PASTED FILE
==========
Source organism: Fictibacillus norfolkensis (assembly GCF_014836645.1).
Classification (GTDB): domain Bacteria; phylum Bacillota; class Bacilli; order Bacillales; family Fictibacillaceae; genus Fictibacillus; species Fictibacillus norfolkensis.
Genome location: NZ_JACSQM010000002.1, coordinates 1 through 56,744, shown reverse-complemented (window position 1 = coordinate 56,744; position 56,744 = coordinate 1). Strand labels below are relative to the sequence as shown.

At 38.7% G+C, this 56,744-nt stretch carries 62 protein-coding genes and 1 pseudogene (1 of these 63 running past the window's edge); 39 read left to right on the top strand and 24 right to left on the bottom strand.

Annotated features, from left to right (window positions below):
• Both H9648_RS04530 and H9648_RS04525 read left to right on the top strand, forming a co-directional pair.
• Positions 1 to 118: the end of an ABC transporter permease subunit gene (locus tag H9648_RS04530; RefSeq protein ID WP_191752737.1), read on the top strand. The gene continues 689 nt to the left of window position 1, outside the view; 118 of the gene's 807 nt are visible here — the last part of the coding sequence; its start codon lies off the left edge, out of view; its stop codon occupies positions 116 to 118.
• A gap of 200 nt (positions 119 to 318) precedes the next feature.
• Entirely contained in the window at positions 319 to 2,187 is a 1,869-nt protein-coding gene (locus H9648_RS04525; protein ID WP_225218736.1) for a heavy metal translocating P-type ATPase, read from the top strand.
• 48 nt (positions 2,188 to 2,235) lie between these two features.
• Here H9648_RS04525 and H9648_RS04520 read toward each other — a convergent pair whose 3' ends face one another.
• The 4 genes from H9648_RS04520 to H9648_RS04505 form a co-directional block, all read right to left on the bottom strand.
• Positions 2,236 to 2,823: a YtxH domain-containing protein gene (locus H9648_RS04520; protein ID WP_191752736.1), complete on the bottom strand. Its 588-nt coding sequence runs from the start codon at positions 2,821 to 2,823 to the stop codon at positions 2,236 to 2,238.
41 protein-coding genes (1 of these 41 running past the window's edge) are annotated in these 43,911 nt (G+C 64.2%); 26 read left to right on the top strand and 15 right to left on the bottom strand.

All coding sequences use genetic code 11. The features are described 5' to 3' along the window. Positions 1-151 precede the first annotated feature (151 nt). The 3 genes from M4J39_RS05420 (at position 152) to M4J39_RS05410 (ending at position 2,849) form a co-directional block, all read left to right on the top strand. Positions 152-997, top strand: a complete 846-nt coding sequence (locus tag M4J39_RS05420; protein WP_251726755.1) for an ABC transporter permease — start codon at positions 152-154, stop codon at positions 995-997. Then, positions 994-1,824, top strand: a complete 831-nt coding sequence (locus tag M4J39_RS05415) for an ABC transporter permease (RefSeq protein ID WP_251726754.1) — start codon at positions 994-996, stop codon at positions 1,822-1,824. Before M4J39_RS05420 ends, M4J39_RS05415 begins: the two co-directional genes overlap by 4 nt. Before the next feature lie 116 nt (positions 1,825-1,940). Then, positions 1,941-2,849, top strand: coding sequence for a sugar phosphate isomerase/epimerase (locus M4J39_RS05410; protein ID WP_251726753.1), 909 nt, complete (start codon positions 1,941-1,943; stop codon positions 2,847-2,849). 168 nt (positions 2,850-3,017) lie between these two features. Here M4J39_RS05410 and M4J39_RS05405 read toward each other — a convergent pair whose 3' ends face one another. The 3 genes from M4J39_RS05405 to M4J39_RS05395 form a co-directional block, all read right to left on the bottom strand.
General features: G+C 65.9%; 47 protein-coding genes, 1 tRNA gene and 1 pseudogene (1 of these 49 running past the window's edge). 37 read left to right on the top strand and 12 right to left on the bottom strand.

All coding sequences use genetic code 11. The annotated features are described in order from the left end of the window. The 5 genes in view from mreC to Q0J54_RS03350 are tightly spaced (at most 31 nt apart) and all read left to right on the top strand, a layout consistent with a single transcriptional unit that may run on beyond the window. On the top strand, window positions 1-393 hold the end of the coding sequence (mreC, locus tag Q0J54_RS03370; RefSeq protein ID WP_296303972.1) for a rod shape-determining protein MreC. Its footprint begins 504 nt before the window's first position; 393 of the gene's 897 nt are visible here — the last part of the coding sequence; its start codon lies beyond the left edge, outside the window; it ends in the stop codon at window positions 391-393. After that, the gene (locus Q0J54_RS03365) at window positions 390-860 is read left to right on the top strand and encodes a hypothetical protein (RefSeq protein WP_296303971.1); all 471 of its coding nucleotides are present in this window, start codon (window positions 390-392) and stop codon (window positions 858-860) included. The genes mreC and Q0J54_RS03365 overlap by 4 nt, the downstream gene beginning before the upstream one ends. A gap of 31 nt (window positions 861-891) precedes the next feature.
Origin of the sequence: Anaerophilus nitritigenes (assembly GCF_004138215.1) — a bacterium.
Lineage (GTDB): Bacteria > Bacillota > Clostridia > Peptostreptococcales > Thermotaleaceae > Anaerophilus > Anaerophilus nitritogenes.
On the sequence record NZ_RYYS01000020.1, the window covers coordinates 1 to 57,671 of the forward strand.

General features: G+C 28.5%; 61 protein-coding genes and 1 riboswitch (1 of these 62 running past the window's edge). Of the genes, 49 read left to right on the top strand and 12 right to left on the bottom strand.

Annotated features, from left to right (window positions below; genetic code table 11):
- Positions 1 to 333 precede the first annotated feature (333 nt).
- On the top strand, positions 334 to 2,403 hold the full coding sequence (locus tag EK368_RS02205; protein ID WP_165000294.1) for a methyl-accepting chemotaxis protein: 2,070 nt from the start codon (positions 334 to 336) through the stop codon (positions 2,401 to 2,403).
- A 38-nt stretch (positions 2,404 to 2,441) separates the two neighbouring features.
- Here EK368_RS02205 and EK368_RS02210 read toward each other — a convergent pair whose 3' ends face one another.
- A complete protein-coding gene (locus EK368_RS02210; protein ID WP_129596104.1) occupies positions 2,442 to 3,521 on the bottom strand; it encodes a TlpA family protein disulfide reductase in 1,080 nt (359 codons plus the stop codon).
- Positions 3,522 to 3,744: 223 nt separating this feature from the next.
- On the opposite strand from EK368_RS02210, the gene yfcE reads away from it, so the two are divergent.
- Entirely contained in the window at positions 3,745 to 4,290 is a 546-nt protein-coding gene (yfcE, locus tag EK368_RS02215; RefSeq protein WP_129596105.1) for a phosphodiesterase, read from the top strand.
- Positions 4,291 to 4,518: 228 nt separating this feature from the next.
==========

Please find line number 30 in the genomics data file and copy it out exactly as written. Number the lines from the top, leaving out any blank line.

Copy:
- Entirely contained in the window at positions 3,745 to 4,290 is a 546-nt protein-coding gene (yfcE, locus tag EK368_RS02215; RefSeq protein WP_129596105.1) for a phosphodiesterase, read from the top strand.